CHINA has lifted a three-month ban on beef and lamb processed by a group of Australian abattoirs.
In July, suspensions were made on exports from JBS’s Toowoomba and Scone plants, Thomas Food International’s facility at Murray Bridge in South Australia and Northern Co-operative Meat Company’s Casino processor, as well as plants run by Kilcoy Pastoral and Australian Country Choice in Queensland.
The abattoirs process almost a third of Australia’s beef trade to China and the ban, lifted on Monday night, is estimated to have cost about $100 million — or $1 million a day — in potential lost earnings.
Trade Minister Steve Ciobo said the ban was introduced because of labelling concerns.
“Essentially the concern was that there were a number of processors where there was some mismatching of labelling,” Mr Ciobo said.
“This positive outcome reflects the high level of co-operation between Australian and Chinese authorities, and our red meat industry,” he said.
The suspensions related only to meat products loaded on ships from July 24.
Australian Meat Industry Council chairman Lachie Hart said the peak body had worked “hand in glove” with the Department of Agriculture to address the bans.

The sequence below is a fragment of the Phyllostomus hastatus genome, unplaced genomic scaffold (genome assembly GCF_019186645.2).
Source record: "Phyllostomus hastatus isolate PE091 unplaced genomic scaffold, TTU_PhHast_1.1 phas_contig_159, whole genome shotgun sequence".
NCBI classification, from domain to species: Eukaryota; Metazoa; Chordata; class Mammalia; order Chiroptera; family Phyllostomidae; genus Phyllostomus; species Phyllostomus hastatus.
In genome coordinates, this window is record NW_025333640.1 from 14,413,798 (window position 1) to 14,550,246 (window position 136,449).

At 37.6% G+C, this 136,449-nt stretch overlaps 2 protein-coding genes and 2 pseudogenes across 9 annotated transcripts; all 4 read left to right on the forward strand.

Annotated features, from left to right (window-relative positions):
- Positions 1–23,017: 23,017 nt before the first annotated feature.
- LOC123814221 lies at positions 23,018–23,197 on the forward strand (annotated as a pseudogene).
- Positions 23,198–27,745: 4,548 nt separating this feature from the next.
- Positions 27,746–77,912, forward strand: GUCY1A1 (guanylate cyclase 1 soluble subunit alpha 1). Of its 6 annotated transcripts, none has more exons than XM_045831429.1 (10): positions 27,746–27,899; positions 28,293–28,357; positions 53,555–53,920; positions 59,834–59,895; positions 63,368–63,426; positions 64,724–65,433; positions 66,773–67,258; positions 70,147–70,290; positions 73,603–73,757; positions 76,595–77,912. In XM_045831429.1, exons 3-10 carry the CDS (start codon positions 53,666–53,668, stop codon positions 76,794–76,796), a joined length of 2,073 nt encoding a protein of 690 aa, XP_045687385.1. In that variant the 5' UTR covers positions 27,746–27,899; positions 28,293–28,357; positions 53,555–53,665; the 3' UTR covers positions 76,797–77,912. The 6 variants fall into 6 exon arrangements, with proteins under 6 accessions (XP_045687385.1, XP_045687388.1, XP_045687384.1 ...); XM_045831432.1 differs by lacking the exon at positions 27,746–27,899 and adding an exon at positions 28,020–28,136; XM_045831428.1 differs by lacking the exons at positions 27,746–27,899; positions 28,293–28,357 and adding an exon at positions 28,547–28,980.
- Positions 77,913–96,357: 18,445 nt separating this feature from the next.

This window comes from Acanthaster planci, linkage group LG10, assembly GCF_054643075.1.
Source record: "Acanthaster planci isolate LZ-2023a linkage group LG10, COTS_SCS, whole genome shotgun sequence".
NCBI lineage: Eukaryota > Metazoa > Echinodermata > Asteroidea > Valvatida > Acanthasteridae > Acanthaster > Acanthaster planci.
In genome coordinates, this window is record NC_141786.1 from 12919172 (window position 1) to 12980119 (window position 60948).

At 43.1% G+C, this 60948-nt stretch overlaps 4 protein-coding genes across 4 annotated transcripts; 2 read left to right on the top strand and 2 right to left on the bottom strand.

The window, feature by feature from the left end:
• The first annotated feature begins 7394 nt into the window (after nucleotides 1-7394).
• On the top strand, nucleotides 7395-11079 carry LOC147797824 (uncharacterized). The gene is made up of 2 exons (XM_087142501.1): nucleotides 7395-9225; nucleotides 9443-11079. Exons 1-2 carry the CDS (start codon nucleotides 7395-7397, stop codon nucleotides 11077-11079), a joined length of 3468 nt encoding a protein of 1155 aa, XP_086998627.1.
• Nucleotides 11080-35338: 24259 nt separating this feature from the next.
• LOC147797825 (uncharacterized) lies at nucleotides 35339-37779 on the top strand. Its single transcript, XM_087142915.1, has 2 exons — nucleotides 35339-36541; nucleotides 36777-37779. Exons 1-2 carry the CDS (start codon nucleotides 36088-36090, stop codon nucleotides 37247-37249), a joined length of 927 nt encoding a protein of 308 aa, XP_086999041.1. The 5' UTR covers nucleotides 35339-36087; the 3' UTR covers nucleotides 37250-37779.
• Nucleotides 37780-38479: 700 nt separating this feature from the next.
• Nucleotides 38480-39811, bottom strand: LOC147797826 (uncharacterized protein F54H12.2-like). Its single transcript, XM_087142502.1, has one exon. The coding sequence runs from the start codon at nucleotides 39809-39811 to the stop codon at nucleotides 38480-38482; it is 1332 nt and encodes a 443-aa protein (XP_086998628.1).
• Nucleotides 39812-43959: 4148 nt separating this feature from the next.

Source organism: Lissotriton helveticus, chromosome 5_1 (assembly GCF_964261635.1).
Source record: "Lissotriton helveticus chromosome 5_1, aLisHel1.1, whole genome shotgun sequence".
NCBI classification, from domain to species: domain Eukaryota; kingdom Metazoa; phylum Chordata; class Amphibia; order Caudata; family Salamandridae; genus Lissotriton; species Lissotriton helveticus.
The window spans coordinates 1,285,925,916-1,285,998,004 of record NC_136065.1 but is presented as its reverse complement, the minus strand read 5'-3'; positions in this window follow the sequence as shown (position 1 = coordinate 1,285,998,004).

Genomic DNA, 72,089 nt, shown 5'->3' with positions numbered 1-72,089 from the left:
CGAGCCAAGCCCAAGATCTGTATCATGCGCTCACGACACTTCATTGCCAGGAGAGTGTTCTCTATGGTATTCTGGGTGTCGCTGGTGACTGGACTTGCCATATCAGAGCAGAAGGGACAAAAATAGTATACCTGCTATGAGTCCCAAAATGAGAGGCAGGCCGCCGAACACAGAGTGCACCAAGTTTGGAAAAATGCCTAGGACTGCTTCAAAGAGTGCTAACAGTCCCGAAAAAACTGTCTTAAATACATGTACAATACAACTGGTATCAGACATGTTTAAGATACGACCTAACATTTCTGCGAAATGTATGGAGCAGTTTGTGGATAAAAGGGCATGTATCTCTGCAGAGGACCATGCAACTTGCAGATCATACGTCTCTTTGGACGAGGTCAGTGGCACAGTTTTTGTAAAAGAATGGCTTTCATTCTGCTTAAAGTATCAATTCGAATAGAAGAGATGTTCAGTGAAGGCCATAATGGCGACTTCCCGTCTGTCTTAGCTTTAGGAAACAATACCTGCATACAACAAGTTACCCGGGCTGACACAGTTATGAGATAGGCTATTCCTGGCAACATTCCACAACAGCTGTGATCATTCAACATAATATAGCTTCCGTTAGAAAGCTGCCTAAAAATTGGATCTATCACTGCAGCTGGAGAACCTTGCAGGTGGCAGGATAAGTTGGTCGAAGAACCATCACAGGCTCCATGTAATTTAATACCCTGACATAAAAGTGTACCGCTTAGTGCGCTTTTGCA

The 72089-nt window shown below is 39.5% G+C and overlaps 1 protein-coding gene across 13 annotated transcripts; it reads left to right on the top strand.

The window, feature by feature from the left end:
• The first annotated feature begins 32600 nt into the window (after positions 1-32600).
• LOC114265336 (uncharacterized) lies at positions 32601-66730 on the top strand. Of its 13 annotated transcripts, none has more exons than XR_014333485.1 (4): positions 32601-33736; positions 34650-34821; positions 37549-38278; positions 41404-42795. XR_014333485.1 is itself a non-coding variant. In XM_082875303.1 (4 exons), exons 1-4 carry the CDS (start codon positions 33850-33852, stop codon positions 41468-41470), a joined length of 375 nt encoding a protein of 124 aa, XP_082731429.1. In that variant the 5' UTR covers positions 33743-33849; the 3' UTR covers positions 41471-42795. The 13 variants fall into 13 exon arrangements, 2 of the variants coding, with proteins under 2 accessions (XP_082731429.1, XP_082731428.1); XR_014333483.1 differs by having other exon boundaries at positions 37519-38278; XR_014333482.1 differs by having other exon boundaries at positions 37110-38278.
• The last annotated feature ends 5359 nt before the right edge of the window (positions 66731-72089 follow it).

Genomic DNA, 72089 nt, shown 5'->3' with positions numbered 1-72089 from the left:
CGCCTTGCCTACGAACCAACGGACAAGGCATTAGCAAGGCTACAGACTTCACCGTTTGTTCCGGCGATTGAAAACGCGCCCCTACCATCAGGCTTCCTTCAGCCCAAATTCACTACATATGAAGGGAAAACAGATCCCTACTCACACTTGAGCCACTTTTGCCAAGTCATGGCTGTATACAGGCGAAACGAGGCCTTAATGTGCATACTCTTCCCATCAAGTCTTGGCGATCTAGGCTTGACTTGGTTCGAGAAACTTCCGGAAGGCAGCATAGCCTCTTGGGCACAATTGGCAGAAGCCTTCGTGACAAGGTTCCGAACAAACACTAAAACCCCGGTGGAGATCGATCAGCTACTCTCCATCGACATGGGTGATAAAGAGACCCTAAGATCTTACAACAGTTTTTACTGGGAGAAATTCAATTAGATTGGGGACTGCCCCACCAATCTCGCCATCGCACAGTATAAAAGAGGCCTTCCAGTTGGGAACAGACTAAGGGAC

“This issue was impacting our members, and in turn the whole supply chain,” Mr Hart said.
“This outcome also shows that recent unhelpful media was ‘well off the mark’ regarding industry cohesiveness and our industry relationship with our great trading partner China.”
AMIC said one NSW-based processor, which had a Chinese-trade ban applied “in similar fashion” to it four to six weeks ago, was continuing to work with trade authorities to have that suspension lifted.
AMIC said China was an important meat export market for Australia, shipping 160,000 tonnes of beef and sheep meat valued at about $970 million in 2015-16.
“This industry employs almost 50,000 full time staff up and down the supply chain, as well as over 100,000 extra people through multiplier effects,” Mr Hart said.